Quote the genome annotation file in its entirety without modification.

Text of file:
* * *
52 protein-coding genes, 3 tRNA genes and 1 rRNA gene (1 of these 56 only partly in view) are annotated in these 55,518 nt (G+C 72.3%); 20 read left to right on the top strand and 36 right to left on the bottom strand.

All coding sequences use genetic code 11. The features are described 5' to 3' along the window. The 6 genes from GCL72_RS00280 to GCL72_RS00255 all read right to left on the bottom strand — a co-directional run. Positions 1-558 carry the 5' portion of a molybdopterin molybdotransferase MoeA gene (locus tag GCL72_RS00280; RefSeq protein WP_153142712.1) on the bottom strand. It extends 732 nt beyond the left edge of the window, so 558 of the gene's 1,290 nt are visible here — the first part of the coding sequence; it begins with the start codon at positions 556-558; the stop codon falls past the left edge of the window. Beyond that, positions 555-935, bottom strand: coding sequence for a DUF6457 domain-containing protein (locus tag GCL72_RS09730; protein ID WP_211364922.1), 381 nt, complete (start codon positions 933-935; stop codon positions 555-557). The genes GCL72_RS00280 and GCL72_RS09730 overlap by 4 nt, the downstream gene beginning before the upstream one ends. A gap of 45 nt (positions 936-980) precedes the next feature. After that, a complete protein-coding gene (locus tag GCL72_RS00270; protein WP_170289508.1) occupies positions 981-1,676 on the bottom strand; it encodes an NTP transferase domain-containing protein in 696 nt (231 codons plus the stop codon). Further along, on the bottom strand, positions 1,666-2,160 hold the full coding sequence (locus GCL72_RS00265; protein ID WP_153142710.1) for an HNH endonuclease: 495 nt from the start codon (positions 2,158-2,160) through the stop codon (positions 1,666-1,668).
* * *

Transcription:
52 protein-coding genes, 3 tRNA genes and 1 rRNA gene (1 of these 56 only partly in view) are annotated in these 55,518 nt (G+C 72.3%); 20 read left to right on the top strand and 36 right to left on the bottom strand.

All coding sequences use genetic code 11. The features are described 5' to 3' along the window. The 6 genes from GCL72_RS00280 to GCL72_RS00255 all read right to left on the bottom strand — a co-directional run. Positions 1-558 carry the 5' portion of a molybdopterin molybdotransferase MoeA gene (locus tag GCL72_RS00280; RefSeq protein WP_153142712.1) on the bottom strand. It extends 732 nt beyond the left edge of the window, so 558 of the gene's 1,290 nt are visible here — the first part of the coding sequence; it begins with the start codon at positions 556-558; the stop codon falls past the left edge of the window. Beyond that, positions 555-935, bottom strand: coding sequence for a DUF6457 domain-containing protein (locus tag GCL72_RS09730; protein ID WP_211364922.1), 381 nt, complete (start codon positions 933-935; stop codon positions 555-557). The genes GCL72_RS00280 and GCL72_RS09730 overlap by 4 nt, the downstream gene beginning before the upstream one ends. A gap of 45 nt (positions 936-980) precedes the next feature. After that, a complete protein-coding gene (locus tag GCL72_RS00270; protein WP_170289508.1) occupies positions 981-1,676 on the bottom strand; it encodes an NTP transferase domain-containing protein in 696 nt (231 codons plus the stop codon). Further along, on the bottom strand, positions 1,666-2,160 hold the full coding sequence (locus GCL72_RS00265; protein ID WP_153142710.1) for an HNH endonuclease: 495 nt from the start codon (positions 2,158-2,160) through the stop codon (positions 1,666-1,668).